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appeal

appeal  

Reference type:
Overview Page
Subject:
Law
All jurisdictions, federal and state, generally make appellate review for correctness from the civil or criminal judgments of trial courts available in some form. Most states and the federal system ...
archbishop

archbishop  

Are, literally, chief bishops. By the 5th cent. ad the title was applied to the occupants of sees of major ecclesiastical importance, particularly those of metropolitan bishops. This designation ...
Archbishop of York

Archbishop of York  

1 Richard III. See Cardinal; Rotherham, Thomas.2 In 1 Henry IV he joins Northumberland's rebellion, but in 2 Henry IV he is tricked by Prince John into dismissing his ...
Bar Hebraeus

Bar Hebraeus  

Reference type:
Overview Page
Subject:
Religion
(1226–86), the usual name of Abû-l-Faraǧ, a Syrian Orthodox bishop and polymath. After studying medicine at Tripoli and Antioch, he was consecrated bishop in 1246, and in 1264 became Primate of the ...
Barbary ape

Barbary ape  

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Overview Page
Tailless, yellowish-brown ape-like monkey native to Algeria and Morocco, and introduced into Gibraltar. It is the size of a small dog. The Gibraltar Barbary apes are the only wild monkeys in Europe. ...
Byzantine Church

Byzantine Church  

The Byzantines did not develop a systematic Ecclesiology. For them, the Church was not a society parallel to secular society, obeying carefully codified laws. It was a spiritual reality whose ...
Canterbury

Canterbury  

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Overview Page
Subject:
Religion
In 597 St Augustine arrived in Canterbury and established his first church there. He had been instructed to organize England in two provinces, with archbishops at London and York, but from the first ...
cloak

cloak  

The crisis of the ancient world and the advent of medieval societies coincided with the progressive establishment of and growth in the function of emblems, as always happens in periods ...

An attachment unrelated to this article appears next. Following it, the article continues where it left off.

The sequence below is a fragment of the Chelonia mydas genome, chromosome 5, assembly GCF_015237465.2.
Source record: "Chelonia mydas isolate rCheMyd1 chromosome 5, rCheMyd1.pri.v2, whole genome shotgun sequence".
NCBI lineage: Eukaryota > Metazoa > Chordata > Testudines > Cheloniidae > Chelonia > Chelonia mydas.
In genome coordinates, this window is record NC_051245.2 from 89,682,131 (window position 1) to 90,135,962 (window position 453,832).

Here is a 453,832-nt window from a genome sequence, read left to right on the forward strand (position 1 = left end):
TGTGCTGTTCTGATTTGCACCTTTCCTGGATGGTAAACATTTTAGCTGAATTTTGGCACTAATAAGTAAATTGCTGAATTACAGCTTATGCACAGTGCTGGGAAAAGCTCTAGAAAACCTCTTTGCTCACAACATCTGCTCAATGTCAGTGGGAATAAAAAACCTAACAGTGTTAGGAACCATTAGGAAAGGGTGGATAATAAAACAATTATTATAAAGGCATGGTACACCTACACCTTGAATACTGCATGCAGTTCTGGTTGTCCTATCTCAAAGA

Cologne

Cologne  

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Overview Page
A German city on the Rhine, famous in the Middle Ages for its shrine of the Wise Men of the East, commonly called the Three Kings of Cologne (see the Three Kings).
Dubrovnik

Dubrovnik  

Dubrovnik (Rausium, Ragusium, Ragusa) was founded by refugees from the old Greco-Roman colony of Epidaurus (Cavtat). Destroyed during the Avar and Slav invasions in the 6th-7th cc., the city was ...
Esztergom

Esztergom  

Town and archbishopric in Hungary 40 km northwest of Budapest. Esztergom was the first seat of the princes and kings of the *Árpád dynasty and the first and richest archbishopric ...
gorilla

gorilla  

The gorilla, a primate with a haploid chromosome number of 24. About 40 biochemical markers have been found to be distributed among 22 linkage groups. See Hominoidea.
Lund

Lund  

City in south Sweden belonging to Denmark until 1658. Founded c.990, it was the largest town in Scandinavia with the most important royal Danish mint during the 12th century. It ...
Matthias Corvinus

Matthias Corvinus  

(1443–90)King of Hungary and Bohemia. The second son of John Hunyadi, Matthias inherited his father’s estates and influence. Aided by the lesser nobility, he was elected king in 1458. ...
metropolitan

metropolitan  

Reference type:
Overview Page
Subject:
Religion
In the Christian Church, a bishop having authority over the bishops of a province, in particular (in many Orthodox Churches) one ranking above archbishop and below patriarch.
Orthodox Church

Orthodox Church  

Reference type:
Overview Page
Subject:
Religion
A family of Churches, mostly situated mainly in E. Europe; each Church is independent in its internal administration, but all share the same faith and are in communion with each other, acknowledging ...
Pannonhalma

Pannonhalma  

(monastery) Benedictine foundation (before 997) in western Hungary; received privileges from Monte Cassino and endowments from Stephen I in 1002; from 1216 subject directly to the Holy See. Abbot ...
patriarch

patriarch  

Reference type:
Overview Page
Subject:
Religion
A title dating from the 6th cent. for the bishops of the five chief sees of Christendom: Rome, Alexandria, Antioch, Constantinople, and Jerusalem, whose jurisdiction extended over the adjoining ...
Pedro de Mendoza

Pedro de Mendoza  

(1428–1495)Pedro González de Mendoza, cardinal primate of Spain and grandee, was raised at the court of John II and destined for an ecclesiastical career. He became bishop of Calahorra ...

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